[HISTORY: Adopted by the Town Board of the Town of Marion 7-9-2001 by L.L. No. 2-2001. Amendments noted where applicable.]
This chapter may be referred to as the "Town of Marion Stormwater, Erosion and Sediment Control Law."
In order to protect, maintain and enhance both the natural environment including groundwater and surface water in conjunction with the safety and general welfare of the citizens of the Town of Marion, this chapter has the following objectives:
To control stormwater, erosion and sedimentation so as to prevent it from depositing in streams and other receiving water bodies, including culverts, drainage systems and public lands;
Maintain the integrity of local drainage systems, so as to sustain their hydrologic functions;
Prevent increases in the magnitude and frequency of stormwater runoff so as to prevent localized flooding and costs associated with flooding;
Facilitate the removal of pollutants in stormwater runoff so as to perpetuate the natural functions of streams, receiving waters and to protect groundwater supplies;
To the extent practical, secure multiple community benefits such as groundwater protection and replenishment, open space protection and increased recreational opportunity, through integrated land use and stormwater management planning.
In accordance with § 10 of the Municipal Home Rule Law, Article 9 of the Town Law of the State of New York, the Town has the authority to enact local laws for the purpose of promoting the health, safety or general welfare of the Town's residents. The Town may include in any such local law provisions for the appointment of any municipal officer or employees to effectuate and administer such local law.
Upon approval of this chapter by the Town, all site preparation and construction activities requiring approval under this chapter shall be in conformance with the provisions set forth herein.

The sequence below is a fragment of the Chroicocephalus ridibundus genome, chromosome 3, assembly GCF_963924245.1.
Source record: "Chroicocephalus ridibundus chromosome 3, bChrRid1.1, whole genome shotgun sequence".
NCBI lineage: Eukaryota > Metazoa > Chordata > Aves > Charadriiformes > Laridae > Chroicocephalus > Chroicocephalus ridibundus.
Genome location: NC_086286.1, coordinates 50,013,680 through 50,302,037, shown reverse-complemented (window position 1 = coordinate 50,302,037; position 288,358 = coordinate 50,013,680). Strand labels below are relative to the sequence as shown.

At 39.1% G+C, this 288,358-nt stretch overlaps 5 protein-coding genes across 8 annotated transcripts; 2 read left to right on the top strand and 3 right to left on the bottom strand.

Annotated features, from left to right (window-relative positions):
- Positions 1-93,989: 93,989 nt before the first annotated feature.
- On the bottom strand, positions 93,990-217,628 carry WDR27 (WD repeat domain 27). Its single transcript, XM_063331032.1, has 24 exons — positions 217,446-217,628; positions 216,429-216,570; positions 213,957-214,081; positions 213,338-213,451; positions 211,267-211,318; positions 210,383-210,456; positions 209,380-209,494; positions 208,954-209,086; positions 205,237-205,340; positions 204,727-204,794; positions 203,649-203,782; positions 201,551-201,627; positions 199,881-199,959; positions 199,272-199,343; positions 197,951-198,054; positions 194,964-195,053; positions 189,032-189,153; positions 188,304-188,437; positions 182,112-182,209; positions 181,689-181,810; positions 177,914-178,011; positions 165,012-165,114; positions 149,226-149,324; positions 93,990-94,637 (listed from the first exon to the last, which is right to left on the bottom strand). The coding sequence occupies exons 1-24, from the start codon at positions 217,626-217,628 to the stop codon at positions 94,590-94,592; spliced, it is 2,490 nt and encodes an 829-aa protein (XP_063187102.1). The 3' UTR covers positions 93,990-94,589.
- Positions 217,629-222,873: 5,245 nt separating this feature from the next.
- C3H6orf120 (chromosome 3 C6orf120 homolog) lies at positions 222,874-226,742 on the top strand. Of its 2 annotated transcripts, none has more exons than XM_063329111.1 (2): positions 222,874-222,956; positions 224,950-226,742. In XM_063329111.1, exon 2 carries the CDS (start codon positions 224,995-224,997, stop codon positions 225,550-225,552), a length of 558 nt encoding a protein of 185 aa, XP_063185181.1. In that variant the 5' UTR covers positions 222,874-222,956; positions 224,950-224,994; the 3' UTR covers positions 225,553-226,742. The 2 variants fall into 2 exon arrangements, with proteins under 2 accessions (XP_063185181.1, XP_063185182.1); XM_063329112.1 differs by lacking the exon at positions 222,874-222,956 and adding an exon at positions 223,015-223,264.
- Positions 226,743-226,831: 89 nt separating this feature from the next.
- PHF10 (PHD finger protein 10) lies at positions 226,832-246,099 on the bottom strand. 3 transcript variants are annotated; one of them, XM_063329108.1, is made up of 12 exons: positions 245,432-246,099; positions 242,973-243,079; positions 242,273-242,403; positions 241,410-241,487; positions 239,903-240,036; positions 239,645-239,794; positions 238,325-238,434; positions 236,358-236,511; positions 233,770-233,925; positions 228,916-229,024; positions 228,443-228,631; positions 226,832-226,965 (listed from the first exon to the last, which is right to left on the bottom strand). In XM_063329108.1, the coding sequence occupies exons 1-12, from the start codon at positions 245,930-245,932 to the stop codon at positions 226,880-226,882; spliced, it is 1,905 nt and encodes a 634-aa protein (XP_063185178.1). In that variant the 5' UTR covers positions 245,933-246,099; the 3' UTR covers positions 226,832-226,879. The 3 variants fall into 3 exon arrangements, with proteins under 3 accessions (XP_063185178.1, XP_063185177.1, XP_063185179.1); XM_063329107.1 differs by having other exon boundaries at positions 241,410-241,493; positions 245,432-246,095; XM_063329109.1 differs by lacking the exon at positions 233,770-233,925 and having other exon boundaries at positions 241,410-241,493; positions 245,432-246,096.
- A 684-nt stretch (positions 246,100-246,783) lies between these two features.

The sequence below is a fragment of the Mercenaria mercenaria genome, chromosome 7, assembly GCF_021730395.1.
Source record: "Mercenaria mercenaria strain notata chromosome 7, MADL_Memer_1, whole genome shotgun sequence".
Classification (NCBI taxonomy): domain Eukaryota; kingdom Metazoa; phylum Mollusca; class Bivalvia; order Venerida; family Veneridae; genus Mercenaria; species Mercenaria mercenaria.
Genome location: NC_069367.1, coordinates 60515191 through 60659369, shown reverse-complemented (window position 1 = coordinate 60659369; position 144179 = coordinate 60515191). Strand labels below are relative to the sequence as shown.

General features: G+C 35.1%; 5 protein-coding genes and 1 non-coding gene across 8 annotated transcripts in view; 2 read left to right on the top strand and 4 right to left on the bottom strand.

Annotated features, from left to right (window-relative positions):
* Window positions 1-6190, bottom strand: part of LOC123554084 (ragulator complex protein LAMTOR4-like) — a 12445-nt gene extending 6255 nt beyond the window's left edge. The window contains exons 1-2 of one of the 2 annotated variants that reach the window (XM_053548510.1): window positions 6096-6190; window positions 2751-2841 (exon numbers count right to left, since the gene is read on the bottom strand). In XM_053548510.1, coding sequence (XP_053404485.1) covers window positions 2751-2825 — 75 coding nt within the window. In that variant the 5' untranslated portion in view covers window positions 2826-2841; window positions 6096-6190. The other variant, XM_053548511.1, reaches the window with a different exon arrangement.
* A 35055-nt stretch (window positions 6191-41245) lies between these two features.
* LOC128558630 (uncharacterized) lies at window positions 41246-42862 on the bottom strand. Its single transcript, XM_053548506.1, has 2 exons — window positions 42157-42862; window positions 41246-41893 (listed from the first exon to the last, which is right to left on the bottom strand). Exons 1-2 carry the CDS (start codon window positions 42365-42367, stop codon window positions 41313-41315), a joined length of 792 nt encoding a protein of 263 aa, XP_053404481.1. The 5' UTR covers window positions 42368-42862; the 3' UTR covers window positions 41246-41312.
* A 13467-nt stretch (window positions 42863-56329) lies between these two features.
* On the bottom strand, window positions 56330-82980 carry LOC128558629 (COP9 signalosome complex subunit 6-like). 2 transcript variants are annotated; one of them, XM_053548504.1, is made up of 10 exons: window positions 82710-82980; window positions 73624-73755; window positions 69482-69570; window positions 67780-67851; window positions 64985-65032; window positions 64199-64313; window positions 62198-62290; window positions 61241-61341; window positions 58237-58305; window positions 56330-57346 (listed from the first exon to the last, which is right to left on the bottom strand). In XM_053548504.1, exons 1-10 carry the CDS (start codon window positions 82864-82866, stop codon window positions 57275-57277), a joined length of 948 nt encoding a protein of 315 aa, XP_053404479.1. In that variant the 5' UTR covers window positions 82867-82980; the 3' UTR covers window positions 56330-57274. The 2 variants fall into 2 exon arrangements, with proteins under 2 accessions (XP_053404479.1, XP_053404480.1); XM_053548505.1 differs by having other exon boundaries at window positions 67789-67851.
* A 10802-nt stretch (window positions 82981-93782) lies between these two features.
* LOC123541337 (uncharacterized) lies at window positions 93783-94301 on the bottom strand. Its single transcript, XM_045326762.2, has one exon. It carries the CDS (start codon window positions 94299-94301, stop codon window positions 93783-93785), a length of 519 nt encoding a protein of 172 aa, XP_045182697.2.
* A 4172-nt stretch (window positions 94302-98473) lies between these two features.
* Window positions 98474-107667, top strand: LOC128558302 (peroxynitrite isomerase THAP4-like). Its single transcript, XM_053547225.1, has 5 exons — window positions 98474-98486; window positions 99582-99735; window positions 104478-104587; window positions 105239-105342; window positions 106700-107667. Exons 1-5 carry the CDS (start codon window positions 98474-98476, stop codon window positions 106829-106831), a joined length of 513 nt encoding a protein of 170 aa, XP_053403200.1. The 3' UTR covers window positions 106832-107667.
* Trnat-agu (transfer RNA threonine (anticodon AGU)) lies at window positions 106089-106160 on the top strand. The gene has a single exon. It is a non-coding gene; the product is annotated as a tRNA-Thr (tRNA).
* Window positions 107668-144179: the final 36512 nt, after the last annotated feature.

Unless specifically defined below, words or phrases shall be interpreted so as to give them the meaning they have in common usage and to give this chapter its most effective application. Words used in the singular shall include the plural and the plural the singular; words used in the present tense shall include the future tense. The word "shall" connotes mandatory and not discretionary; the word "may" is permissive.
- ADVERSE IMPACT
- Any effect on receiving waters, including their quality, quantity, surface area, aesthetics or usefulness for human or natural uses which is or may potentially be harmful or injurious to human health, welfare, safety or property, or that which unreasonably interferes with the enjoyment of life or property, including outdoor recreation.
- Any person who executes the necessary forms to procure official approval of a project or a permit to carry out construction of a project.
- Any activity which removes the vegetative ground cover.
- To make a site or area available for use by physical alteration. Development includes but is not limited to providing access to a site, clearing of vegetation, grading, earth moving, providing utilities and other services such as parking facilities, stormwater management and erosion control systems, and sewage disposal systems, altering landforms, or construction of a structure on the land.
- DRAINAGE AREA
- That area contributing runoff to a single point, and/or its watershed.
- The removal of soil particles by the action of water, wind, ice or other geological factors.
- EROSION AND SEDIMENT CONTROL
- A system of structural and vegetative measures that minimizes soil erosion and off-site sedimentation.
- EROSION AND SEDIMENT CONTROL PLAN
- An erosion and sediment control strategy or plan, to minimize erosion and prevent off-site sedimentation by containing sediment on site or by passing sediment-laden runoff through a sediment control measure, prepared and approved in accordance with the specific requirements of the Marion Planning Board, the Town Engineer, and this chapter.
- FIRST FLUSH